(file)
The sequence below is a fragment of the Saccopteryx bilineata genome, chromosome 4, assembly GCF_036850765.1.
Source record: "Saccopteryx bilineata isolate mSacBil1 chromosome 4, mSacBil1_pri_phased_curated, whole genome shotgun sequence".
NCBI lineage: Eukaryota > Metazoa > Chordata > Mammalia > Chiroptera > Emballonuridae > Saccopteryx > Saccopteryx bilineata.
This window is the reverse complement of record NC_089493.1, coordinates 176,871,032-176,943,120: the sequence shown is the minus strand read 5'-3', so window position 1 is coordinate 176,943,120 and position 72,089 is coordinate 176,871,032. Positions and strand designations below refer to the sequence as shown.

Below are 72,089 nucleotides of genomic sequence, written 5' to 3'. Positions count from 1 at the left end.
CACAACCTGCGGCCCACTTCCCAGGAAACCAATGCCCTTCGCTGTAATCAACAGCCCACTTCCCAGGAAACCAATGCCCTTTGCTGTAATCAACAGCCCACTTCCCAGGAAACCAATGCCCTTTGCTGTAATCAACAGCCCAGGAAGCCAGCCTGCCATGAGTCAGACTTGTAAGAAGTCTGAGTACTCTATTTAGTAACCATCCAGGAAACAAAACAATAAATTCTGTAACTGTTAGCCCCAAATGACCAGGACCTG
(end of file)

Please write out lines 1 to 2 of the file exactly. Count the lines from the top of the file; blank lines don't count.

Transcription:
The sequence below is a fragment of the Saccopteryx bilineata genome, chromosome 4, assembly GCF_036850765.1.
Source record: "Saccopteryx bilineata isolate mSacBil1 chromosome 4, mSacBil1_pri_phased_curated, whole genome shotgun sequence".